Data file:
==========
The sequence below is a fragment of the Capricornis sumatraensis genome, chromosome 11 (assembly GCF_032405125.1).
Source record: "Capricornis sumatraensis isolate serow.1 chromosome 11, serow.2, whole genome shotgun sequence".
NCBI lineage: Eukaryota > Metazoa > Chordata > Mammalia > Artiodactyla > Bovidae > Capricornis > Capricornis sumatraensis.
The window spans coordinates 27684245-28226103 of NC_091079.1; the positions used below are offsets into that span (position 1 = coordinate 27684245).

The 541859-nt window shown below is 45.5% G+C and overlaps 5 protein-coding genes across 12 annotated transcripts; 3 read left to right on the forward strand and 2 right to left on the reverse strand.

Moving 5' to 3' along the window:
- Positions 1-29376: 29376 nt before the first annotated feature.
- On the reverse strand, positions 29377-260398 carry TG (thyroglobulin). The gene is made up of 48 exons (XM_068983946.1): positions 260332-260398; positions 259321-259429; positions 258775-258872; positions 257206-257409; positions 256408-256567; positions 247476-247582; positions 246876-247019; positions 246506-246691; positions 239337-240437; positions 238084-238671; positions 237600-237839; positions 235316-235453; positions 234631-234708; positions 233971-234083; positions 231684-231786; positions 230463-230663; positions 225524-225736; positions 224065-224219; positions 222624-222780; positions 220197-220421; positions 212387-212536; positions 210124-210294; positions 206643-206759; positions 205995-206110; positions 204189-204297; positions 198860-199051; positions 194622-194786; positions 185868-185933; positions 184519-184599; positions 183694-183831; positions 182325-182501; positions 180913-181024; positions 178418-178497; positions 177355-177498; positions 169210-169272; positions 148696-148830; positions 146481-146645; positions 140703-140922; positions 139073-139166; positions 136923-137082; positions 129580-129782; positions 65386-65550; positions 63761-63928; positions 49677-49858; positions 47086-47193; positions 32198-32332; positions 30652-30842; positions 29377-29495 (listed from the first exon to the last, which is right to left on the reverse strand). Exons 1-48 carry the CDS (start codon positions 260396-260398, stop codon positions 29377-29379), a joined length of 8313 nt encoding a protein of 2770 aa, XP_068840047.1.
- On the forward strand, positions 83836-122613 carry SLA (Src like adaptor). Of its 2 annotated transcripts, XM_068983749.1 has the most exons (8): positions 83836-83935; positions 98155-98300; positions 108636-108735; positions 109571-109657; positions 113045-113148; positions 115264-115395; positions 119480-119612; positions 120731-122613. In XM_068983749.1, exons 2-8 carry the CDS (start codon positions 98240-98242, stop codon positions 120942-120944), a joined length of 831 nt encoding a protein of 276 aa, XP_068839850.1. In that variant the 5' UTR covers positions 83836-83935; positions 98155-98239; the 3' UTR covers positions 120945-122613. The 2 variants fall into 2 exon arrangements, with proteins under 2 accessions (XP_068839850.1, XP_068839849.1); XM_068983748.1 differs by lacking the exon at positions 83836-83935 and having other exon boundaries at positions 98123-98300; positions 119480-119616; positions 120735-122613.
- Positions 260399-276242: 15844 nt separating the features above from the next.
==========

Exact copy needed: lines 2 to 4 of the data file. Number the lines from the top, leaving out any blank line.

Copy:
Source record: "Capricornis sumatraensis isolate serow.1 chromosome 11, serow.2, whole genome shotgun sequence".
NCBI lineage: Eukaryota > Metazoa > Chordata > Mammalia > Artiodactyla > Bovidae > Capricornis > Capricornis sumatraensis.
The window spans coordinates 27684245-28226103 of NC_091079.1; the positions used below are offsets into that span (position 1 = coordinate 27684245).